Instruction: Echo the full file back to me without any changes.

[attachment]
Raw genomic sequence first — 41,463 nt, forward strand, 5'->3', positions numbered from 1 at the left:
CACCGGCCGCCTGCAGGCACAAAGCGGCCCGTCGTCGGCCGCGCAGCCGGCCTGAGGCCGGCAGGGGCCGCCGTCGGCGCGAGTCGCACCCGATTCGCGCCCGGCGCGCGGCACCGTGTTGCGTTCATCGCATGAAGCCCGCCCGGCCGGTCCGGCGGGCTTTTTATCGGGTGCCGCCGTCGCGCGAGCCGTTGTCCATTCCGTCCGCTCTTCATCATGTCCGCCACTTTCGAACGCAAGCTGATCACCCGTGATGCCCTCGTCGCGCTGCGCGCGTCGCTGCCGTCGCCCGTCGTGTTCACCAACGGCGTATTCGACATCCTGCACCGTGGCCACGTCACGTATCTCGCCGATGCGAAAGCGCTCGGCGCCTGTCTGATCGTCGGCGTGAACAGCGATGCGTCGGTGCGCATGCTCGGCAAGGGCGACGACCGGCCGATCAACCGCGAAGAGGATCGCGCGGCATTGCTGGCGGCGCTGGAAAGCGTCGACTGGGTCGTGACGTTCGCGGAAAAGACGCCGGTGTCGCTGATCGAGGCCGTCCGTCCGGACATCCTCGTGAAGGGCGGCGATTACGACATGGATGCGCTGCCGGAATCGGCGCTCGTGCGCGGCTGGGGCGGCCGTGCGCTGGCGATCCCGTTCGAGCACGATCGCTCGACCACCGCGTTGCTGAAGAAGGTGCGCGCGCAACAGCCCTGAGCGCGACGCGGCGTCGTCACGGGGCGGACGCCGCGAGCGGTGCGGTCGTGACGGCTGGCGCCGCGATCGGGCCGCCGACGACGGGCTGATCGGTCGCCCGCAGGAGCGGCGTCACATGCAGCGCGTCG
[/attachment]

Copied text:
Raw genomic sequence first — 41,463 nt, forward strand, 5'->3', positions numbered from 1 at the left:
CACCGGCCGCCTGCAGGCACAAAGCGGCCCGTCGTCGGCCGCGCAGCCGGCCTGAGGCCGGCAGGGGCCGCCGTCGGCGCGAGTCGCACCCGATTCGCGCCCGGCGCGCGGCACCGTGTTGCGTTCATCGCATGAAGCCCGCCCGGCCGGTCCGGCGGGCTTTTTATCGGGTGCCGCCGTCGCGCGAGCCGTTGTCCATTCCGTCCGCTCTTCATCATGTCCGCCACTTTCGAACGCAAGCTGATCACCCGTGATGCCCTCGTCGCGCTGCGCGCGTCGCTGCCGTCGCCCGTCGTGTTCACCAACGGCGTATTCGACATCCTGCACCGTGGCCACGTCACGTATCTCGCCGATGCGAAAGCGCTCGGCGCCTGTCTGATCGTCGGCGTGAACAGCGATGCGTCGGTGCGCATGCTCGGCAAGGGCGACGACCGGCCGATCAACCGCGAAGAGGATCGCGCGGCATTGCTGGCGGCGCTGGAAAGCGTCGACTGGGTCGTGACGTTCGCGGAAAAGACGCCGGTGTCGCTGATCGAGGCCGTCCGTCCGGACATCCTCGTGAAGGGCGGCGATTACGACATGGATGCGCTGCCGGAATCGGCGCTCGTGCGCGGCTGGGGCGGCCGTGCGCTGGCGATCCCGTTCGAGCACGATCGCTCGACCACCGCGTTGCTGAAGAAGGTGCGCGCGCAACAGCCCTGAGCGCGACGCGGCGTCGTCACGGGGCGGACGCCGCGAGCGGTGCGGTCGTGACGGCTGGCGCCGCGATCGGGCCGCCGACGACGGGCTGATCGGTCGCCCGCAGGAGCGGCGTCACATGCAGCGCGTCG